Ohio law requires insurers to act in good faith.

posted by Michael Fortney  |  Jan 17, 2012 12:24 PM in Insurance Law

Because of the nature of the relationship between an insurer and its insured, Ohio law requires an insurer to act in good faith in handling and paying the claims of its insured.  Hoskins v. Aetna Life Ins. Co.  A breach of this duty will give rise to a cause of action in tort against the insurer.

When determining whether an insurer has breached its duty to act in good faith, the courts utilize the “reasonable justification” standard.  That is, an insurer is liable for bad faith when (1) without a lawful basis, it intentionally refuses to satisfy an insured's claim, or (2) without reasonable justification, it fails to determine whether its refusal to pay a claim had a lawful basis. Zoppo v. Homestead Ins. Co.  A finding of a particular intent is not an element of bad faith. Wagner v. Midwestern Indem. Co.; see also Zoppo.  

An insurer lacks reasonable justification when it denies a claim in an arbitrary or capricious manner. Great Western Cas. Co. v. Flandrich.   The insurer’s good faith obligations require it to investigate all of the possible bases of an insured's claim. The insurer must give as much consideration to the insured's interests as it does to its own, which obligates it to  investigate a claim thoroughly.  Indeed, an insurer cannot reasonably and in good faith deny benefits to its insured without thoroughly investigating the foundation for its denial.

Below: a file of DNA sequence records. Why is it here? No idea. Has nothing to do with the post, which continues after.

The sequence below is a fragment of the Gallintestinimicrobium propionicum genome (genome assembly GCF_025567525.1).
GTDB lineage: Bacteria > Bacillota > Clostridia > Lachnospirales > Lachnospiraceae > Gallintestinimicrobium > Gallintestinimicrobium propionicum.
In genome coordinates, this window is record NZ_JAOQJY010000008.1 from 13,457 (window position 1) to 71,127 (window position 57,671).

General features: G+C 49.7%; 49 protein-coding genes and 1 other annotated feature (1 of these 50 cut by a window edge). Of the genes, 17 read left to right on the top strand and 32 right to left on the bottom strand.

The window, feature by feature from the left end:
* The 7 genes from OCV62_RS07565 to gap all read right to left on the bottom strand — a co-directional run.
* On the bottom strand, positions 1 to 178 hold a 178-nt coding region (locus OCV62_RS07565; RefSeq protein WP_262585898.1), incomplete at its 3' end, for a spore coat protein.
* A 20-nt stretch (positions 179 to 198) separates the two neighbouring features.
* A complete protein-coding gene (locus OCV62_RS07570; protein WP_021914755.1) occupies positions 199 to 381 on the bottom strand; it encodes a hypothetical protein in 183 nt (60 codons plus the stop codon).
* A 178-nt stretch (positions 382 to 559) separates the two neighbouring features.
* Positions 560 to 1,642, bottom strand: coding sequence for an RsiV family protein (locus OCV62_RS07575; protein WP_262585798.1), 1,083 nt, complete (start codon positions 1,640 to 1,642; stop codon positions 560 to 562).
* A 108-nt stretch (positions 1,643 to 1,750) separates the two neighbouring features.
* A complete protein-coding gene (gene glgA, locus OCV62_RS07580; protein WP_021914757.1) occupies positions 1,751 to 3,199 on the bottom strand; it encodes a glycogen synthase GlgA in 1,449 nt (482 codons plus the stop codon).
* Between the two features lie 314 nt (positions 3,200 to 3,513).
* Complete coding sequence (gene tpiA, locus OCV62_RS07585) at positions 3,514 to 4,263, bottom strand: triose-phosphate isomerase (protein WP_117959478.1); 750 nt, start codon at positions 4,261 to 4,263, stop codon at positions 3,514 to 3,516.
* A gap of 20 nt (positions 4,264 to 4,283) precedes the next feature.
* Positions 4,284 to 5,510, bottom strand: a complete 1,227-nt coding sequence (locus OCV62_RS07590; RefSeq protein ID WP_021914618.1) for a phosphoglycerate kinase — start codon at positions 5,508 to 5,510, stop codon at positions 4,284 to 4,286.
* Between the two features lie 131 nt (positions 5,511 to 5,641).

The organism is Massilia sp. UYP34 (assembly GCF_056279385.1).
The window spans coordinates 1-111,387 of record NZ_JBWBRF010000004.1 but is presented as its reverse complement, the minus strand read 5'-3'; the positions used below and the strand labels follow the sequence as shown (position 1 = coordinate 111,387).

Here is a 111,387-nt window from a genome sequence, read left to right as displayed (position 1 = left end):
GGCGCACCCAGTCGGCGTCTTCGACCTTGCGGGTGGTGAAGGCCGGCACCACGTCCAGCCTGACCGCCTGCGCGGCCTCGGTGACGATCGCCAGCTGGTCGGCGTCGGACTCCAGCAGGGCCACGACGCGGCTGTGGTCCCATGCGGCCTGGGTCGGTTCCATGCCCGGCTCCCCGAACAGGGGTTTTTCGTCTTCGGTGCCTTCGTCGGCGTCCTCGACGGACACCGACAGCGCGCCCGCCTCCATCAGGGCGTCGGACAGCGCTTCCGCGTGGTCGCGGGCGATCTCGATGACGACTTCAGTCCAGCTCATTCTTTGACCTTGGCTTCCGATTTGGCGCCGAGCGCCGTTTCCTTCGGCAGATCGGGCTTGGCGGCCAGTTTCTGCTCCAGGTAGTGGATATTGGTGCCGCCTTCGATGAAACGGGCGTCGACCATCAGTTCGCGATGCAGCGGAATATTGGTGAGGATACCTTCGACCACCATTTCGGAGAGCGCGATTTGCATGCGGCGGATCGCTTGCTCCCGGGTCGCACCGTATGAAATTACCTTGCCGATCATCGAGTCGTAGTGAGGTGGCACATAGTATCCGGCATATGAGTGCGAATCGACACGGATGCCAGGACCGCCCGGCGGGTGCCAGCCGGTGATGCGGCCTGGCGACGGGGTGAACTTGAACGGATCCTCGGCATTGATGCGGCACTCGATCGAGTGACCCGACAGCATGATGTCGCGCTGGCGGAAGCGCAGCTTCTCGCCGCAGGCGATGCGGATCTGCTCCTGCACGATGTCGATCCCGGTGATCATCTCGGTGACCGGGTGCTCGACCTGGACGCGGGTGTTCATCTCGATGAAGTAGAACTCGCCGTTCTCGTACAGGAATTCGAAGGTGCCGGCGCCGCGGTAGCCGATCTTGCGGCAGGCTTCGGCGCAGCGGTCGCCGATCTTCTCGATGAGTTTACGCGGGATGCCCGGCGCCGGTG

Bad faith has been found by Ohio courts where an insurer:

Denies coverage without reasonable justification.  Zoppo, supra.   

Fails to thoroughly investigate an insured’s claim and all avenues that could lead to coverage.  Hoskins, supra.

Fails to timely pay insurance benefits. Zaycheck v. Nationwide Mutual Ins. Co.

Delays the processing of a claim and makes an unreasonably low settlement offer.   Mundy v. Roy; Ali v. Jefferson Insurance Co.

Fails to fairly enter into settlement negotiations within the policy limits where there is reason to believe that the claim against their insured is meritorious and that a judgment could exceed the policy limits.  Netzley v. Nationwide Mutual Ins.

Fails to timely reserve rights.  Doetz-Britton v. Smythe Cramer Co.

An insurer that engages in bad faith may be liable to the insured for the costs of defense, the cost of the insured damages, compensatory and punitive damages, interest, the costs incurred to enforce the duty to defend, and the costs incurred to prosecute the bad faith claim.

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